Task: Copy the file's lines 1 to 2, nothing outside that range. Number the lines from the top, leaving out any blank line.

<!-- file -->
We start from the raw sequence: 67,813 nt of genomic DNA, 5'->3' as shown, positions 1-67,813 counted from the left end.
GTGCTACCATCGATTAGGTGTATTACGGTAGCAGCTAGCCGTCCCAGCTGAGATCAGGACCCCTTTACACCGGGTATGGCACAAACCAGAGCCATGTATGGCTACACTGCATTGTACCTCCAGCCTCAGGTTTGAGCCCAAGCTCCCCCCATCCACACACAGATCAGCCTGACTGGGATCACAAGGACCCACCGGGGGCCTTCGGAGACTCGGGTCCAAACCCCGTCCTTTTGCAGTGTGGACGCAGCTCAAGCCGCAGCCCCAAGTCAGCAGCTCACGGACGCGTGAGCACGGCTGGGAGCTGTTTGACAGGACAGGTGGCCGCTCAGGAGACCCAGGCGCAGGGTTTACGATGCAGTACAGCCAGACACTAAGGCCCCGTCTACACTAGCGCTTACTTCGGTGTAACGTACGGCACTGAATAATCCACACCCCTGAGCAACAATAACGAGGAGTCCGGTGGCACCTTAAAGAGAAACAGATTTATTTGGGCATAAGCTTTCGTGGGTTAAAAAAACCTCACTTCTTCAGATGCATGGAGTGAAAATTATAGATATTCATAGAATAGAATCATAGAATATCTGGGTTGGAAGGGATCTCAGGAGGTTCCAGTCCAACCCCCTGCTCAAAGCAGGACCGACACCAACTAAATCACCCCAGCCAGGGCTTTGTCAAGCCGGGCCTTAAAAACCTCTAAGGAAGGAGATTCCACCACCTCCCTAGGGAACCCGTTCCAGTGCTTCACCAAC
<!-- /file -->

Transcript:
We start from the raw sequence: 67,813 nt of genomic DNA, 5'->3' as shown, positions 1-67,813 counted from the left end.
GTGCTACCATCGATTAGGTGTATTACGGTAGCAGCTAGCCGTCCCAGCTGAGATCAGGACCCCTTTACACCGGGTATGGCACAAACCAGAGCCATGTATGGCTACACTGCATTGTACCTCCAGCCTCAGGTTTGAGCCCAAGCTCCCCCCATCCACACACAGATCAGCCTGACTGGGATCACAAGGACCCACCGGGGGCCTTCGGAGACTCGGGTCCAAACCCCGTCCTTTTGCAGTGTGGACGCAGCTCAAGCCGCAGCCCCAAGTCAGCAGCTCACGGACGCGTGAGCACGGCTGGGAGCTGTTTGACAGGACAGGTGGCCGCTCAGGAGACCCAGGCGCAGGGTTTACGATGCAGTACAGCCAGACACTAAGGCCCCGTCTACACTAGCGCTTACTTCGGTGTAACGTACGGCACTGAATAATCCACACCCCTGAGCAACAATAACGAGGAGTCCGGTGGCACCTTAAAGAGAAACAGATTTATTTGGGCATAAGCTTTCGTGGGTTAAAAAAACCTCACTTCTTCAGATGCATGGAGTGAAAATTATAGATATTCATAGAATAGAATCATAGAATATCTGGGTTGGAAGGGATCTCAGGAGGTTCCAGTCCAACCCCCTGCTCAAAGCAGGACCGACACCAACTAAATCACCCCAGCCAGGGCTTTGTCAAGCCGGGCCTTAAAAACCTCTAAGGAAGGAGATTCCACCACCTCCCTAGGGAACCCGTTCCAGTGCTTCACCAAC